Additionally, there are several recommendations to stay healthy this flu season:
- Wash your hands thoroughly and frequently with soap and warm water throughout the day.
- Avoid touching your eyes, mouth, and nose without first washing your hands.
- Use hand sanitizer (if soap and water aren’t available).
- Cover your mouth when you cough or sneeze.
- Practice social distancing.
- Stay home if you believe you’re sick.
- Avoid contact with those who are sick.
- Clean and disinfect frequently touched surfaces at home, work, or school, especially when someone is ill.
Fight Germs Year-Round With Vital Oxide
At The Ecology Works, we understand the need for a trustworthy and effective disinfectant that can be safely used around the home, school, workplace, and beyond. That’s why we created Vital Oxide. Not only can our EPA-registered disinfectant be used to clean most surfaces, but it also kills 99.9% of bacteria and viruses, including influenza and SARS-CoV-2 (the COVID-19 virus), without any harsh chemicals, nauseous odors, harmful residues, or alarming safety warnings. Vital Oxide has long been used to combat influenza and other pathogens in homes, businesses, schools, and more around the world. Most recently, Vital Oxide has been used worldwide to help stop the spread of SARS-CoV-2.
During this year’s flu season, the ongoing pandemic, and beyond, good household hygiene means cleaning and disinfecting the same areas you tackle in normal times, though much more frequently now. Studies have found that both Influenza A and B viruses can survive up to 48 hours on some surfaces. Other research demonstrated that a single contaminated doorknob or tabletop could spread a flu virus to 40 to 60% of workers and office visitors within just 2 to 4 hours of contamination. These findings emphasize the importance of good hygiene practices in the workplace and other public areas, as well as the need to go home as soon as flu symptoms begin.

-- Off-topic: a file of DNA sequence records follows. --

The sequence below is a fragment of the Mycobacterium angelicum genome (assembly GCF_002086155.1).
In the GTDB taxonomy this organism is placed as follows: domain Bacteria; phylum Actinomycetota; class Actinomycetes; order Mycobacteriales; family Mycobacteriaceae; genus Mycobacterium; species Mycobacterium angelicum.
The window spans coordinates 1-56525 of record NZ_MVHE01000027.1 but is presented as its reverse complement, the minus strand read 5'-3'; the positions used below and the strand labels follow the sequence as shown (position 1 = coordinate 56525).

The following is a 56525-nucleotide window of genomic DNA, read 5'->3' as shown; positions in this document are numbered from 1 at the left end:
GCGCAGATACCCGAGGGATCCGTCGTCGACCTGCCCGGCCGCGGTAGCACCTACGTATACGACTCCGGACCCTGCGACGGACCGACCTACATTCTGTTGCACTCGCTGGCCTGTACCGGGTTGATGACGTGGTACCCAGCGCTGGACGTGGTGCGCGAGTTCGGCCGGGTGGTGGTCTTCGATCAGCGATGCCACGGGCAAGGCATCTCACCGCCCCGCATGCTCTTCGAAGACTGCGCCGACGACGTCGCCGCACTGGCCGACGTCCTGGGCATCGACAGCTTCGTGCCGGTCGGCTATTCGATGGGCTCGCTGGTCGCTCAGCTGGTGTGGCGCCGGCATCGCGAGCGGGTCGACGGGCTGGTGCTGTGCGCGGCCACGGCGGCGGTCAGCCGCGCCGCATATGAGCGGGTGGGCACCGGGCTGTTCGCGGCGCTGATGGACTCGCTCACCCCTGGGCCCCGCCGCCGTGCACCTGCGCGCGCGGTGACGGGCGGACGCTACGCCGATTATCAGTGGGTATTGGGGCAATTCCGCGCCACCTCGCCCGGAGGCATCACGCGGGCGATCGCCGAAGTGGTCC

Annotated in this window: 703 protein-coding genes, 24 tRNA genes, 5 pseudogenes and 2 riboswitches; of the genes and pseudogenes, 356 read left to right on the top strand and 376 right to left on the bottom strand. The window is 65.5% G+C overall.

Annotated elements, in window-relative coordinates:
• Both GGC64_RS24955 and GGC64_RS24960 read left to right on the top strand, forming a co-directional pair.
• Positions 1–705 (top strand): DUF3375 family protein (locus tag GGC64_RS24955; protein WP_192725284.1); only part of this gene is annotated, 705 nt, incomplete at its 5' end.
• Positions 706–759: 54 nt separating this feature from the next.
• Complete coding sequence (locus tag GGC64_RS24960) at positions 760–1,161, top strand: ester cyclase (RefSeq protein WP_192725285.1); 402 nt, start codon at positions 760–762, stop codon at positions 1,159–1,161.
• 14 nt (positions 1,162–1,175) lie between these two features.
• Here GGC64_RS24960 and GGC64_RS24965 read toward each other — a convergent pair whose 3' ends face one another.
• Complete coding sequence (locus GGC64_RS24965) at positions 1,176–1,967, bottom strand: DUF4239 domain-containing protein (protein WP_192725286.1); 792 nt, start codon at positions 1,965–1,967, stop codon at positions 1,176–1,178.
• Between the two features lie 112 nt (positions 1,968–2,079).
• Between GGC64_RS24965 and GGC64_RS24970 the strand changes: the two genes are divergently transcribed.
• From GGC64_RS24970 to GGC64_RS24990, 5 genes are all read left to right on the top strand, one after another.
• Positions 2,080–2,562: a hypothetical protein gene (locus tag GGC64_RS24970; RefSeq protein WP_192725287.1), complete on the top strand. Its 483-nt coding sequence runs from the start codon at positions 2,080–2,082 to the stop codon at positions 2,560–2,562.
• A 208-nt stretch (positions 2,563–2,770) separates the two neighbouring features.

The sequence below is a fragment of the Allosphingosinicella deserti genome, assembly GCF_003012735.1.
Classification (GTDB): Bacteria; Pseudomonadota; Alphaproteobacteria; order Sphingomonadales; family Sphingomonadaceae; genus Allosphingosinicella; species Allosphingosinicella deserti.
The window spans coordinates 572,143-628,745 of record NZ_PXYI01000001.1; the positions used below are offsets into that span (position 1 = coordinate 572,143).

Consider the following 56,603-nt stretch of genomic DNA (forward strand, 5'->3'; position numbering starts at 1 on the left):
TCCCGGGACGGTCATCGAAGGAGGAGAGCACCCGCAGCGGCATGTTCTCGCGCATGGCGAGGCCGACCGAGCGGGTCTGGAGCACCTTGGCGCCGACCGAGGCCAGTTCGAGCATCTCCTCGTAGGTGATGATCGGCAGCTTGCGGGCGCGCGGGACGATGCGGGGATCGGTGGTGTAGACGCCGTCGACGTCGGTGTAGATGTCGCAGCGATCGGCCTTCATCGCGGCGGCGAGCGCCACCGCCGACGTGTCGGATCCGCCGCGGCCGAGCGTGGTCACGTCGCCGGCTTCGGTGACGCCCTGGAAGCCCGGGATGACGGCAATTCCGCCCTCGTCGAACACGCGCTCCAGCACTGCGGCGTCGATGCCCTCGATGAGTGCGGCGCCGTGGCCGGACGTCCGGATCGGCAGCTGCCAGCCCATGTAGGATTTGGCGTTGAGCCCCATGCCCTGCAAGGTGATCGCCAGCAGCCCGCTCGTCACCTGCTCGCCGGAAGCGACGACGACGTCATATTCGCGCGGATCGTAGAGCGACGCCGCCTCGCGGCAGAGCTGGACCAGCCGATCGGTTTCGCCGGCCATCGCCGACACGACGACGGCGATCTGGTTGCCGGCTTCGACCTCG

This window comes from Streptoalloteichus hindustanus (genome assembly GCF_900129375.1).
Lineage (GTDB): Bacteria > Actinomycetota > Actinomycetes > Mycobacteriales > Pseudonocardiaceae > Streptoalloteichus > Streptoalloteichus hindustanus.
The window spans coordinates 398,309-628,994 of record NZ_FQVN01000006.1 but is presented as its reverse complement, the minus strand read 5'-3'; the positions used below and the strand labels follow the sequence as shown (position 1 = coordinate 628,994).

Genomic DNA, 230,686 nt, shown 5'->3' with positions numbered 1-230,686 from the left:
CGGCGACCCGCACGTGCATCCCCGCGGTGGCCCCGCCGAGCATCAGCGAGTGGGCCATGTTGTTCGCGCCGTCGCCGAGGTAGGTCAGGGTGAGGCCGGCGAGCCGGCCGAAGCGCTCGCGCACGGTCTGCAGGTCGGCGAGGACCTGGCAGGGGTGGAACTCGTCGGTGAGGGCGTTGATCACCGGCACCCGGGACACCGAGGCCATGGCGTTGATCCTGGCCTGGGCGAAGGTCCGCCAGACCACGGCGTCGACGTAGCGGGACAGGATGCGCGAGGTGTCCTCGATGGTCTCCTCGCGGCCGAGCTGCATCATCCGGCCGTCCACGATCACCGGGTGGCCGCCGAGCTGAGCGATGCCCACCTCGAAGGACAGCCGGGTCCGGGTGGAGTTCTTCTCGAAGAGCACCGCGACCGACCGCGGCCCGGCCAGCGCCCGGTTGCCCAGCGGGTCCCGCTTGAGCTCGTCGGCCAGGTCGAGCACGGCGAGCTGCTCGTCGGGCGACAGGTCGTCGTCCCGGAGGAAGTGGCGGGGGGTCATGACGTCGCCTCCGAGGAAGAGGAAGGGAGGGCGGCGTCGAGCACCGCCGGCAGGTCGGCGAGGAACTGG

It’s easy to remember to clean and disinfect obvious germ hotspots such as bathroom and kitchen surfaces. But other frequently-touched surfaces need attention, too – think door and fridge handles, the microwave touchpad, railings, banisters, computer keyboards, light switches, tablets, remote controls, video game controllers, toys, phones, and headphones (NOTE: Never spray liquid directly onto electronics - instead, wipe down electronics with a clean microfiber cloth that’s been sprayed with Vital Oxide). Before sanitizing and disinfecting, always remember to pre-clean surfaces beforehand to remove dirt, grime, and other debris. Otherwise, the disinfectant will not be able to work effectively. Vital Oxide can be used to pre-clean surfaces before disinfecting under lightly soiled conditions. Clean and disinfect in two easy steps: First, spray and wipe Vital Oxide to clean, then spray and leave behind to disinfect. Just make sure that you’re applying enough of the solution to remain visibly wet for the proper contact time. In cases where more frequent disinfection of surfaces results in a possible buildup of dry disinfectant residue, a wipe down with a moist towel or microfiber cloth of surfaces that come into contact with clothing (chairs, desks, benches, etc.) will prevent any possible discoloration of fabrics.
With Vital Oxide, you no longer need to use bleach and other harsh chemicals that increase volatile organic compounds (VOCs) in your environment. Instead, you can have peace of mind knowing that you’re using a disinfectant that’s gentle enough to use in all areas of the home while still effectively eliminating harmful germs, including influenza.
- Cleaning to Prevent the Flu - CDC
- Influenza Symptoms Overview - Mayo Clinic
- Influenza (Seasonal) Overview - WHO